How Hosokawa Micron equipment supports workplace safety

Ensuring ATEX 114 (2014/34/EU) compliance

Most European companies have heard of the ATEX directive: the EU regulations that apply to all equipment intended for use in explosive atmospheres. However, some businesses are so confused by the complex regulations that their compliance measures fall short of ATEX requirements. Albeit unconsciously, they are actually breaking the law – not to mention putting the safety of their employees at risk. Powder-processing specialist Hosokawa Micron helps customers with both new and existing mixing, drying and agglomeration equipment to ensure that their Hosokawa Micron equipment complies with the ATEX 2014/34/EU Directive.

Since 1 July 2003, every organization in the European Union has had to comply with the ATEX 153 (99/92/EC) workplace directive, to create safe working conditions for employees. As part of that, the ATEX 114 (2014/34/EU) equipment directive applies in the European Union to any equipment (electrical and non-electrical and including protective systems) intended to be used in places where an explosion can occur. The most recent version of ATEX 114 was published on 29 March 2014 and became mandatory for manufacturers as of 20 April 2016. Hosokawa Micron's powder mixing, drying and agglomeration machines are used with a wide variety of products, many of which carry some explosion risk. "At Hosokawa Micron, we've noticed our customers are sometimes unfamiliar with the exact implications of these two directives for the equipment they are using," says Wilfried Brekveld, Project Engineer in the Service department. "People have usually heard of the ATEX directive, but sometimes they think that ATEX is just a set of advisory guidelines. In fact, it's a legally binding requirement; companies are required by law to ensure that their employees can work in a safe, explosion-proof environment."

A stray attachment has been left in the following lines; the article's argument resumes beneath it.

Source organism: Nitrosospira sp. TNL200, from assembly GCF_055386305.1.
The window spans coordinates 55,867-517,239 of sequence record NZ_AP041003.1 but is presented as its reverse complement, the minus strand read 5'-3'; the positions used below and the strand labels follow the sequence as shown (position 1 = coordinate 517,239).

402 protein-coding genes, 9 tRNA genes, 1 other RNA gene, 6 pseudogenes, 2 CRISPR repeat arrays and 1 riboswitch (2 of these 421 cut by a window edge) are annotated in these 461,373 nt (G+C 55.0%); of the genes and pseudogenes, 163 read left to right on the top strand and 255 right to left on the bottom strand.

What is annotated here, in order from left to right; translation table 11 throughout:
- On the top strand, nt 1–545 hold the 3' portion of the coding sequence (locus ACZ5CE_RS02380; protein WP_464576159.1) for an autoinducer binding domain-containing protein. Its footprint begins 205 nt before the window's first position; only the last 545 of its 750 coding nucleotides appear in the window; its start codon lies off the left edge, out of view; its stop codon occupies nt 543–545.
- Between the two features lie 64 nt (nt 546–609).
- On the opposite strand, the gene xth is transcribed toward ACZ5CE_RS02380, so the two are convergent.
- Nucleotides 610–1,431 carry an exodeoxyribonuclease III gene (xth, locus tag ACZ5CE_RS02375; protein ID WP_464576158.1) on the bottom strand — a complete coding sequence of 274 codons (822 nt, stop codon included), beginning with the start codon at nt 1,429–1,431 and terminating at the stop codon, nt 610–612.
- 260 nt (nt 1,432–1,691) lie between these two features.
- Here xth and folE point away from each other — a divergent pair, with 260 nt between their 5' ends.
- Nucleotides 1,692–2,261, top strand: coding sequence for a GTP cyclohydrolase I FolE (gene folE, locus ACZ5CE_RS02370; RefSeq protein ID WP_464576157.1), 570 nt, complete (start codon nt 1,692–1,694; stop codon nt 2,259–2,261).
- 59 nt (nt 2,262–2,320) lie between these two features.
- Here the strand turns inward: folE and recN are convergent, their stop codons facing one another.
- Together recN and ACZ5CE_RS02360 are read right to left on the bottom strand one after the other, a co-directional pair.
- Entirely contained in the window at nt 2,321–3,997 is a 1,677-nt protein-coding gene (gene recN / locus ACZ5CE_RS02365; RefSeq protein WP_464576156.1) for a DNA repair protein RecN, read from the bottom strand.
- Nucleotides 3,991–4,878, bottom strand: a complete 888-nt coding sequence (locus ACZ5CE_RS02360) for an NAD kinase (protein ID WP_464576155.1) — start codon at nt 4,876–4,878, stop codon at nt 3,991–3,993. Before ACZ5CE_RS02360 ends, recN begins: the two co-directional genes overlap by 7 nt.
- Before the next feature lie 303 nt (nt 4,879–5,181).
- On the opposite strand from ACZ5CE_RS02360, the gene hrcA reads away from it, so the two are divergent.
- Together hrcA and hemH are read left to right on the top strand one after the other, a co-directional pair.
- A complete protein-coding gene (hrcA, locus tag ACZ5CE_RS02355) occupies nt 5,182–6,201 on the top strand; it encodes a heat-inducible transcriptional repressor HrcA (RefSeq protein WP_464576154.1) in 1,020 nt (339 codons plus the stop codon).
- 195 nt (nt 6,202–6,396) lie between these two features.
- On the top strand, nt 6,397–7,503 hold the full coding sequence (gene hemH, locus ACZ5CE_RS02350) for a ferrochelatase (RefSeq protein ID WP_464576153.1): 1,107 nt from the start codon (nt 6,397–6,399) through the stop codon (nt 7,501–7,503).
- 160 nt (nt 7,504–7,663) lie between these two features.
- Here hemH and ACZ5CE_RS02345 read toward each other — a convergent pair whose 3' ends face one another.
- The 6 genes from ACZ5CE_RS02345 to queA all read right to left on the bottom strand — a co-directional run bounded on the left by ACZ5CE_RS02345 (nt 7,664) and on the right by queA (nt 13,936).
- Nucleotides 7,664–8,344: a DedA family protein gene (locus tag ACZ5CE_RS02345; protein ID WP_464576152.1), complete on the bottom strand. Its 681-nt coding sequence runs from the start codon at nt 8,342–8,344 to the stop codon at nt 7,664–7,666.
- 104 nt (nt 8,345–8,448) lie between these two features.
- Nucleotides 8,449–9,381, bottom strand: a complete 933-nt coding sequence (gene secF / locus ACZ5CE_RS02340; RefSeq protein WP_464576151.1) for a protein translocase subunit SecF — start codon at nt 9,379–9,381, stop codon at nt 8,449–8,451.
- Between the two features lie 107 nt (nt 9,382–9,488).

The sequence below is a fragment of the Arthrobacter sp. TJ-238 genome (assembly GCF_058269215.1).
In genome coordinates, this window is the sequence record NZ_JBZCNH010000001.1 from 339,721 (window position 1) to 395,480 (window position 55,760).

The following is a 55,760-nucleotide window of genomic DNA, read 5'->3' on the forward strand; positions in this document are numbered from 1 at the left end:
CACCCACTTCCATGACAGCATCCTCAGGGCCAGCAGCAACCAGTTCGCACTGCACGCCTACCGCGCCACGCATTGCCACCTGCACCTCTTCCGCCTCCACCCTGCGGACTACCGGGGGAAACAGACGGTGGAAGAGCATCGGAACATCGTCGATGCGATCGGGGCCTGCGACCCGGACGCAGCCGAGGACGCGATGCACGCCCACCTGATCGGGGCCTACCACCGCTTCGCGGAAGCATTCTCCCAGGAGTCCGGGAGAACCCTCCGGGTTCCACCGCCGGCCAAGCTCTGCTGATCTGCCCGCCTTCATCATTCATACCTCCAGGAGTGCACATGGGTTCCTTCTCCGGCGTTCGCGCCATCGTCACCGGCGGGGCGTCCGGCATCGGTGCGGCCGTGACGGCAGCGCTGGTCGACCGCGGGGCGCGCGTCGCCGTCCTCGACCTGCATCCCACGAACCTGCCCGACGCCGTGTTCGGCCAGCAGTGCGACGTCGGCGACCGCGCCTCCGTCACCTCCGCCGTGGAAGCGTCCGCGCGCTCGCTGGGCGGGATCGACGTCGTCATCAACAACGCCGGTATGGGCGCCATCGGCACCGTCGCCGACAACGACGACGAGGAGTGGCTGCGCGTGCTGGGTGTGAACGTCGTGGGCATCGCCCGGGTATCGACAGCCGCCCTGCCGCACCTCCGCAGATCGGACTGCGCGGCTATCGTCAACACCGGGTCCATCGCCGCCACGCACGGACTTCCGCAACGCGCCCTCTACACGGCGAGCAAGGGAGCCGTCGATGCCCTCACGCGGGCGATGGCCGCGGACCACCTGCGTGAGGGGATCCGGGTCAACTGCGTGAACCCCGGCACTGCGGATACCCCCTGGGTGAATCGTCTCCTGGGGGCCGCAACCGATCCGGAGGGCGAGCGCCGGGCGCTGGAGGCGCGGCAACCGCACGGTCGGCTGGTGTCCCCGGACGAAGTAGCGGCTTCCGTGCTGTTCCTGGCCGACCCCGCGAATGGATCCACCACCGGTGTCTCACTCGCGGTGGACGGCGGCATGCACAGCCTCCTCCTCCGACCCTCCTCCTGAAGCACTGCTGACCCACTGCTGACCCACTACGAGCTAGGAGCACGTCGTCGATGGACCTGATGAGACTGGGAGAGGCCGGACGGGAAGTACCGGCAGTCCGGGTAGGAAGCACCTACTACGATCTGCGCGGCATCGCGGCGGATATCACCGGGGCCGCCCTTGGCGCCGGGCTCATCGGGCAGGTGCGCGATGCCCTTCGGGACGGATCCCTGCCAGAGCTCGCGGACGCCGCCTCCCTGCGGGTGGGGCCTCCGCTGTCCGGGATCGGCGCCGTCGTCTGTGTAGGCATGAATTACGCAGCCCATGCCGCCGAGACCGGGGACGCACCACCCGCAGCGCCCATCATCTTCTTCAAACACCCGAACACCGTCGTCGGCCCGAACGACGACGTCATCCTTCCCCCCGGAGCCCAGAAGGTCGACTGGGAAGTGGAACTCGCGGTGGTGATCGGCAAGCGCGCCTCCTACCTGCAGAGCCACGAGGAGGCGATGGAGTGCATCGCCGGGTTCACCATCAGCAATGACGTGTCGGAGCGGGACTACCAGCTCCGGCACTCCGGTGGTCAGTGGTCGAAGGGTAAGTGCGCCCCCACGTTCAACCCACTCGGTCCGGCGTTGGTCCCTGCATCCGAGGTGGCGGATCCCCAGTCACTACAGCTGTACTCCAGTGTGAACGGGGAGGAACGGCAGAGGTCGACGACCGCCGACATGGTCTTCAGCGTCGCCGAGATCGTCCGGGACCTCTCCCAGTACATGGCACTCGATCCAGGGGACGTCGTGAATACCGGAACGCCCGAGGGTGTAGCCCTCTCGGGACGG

So how exactly does an explosion occur?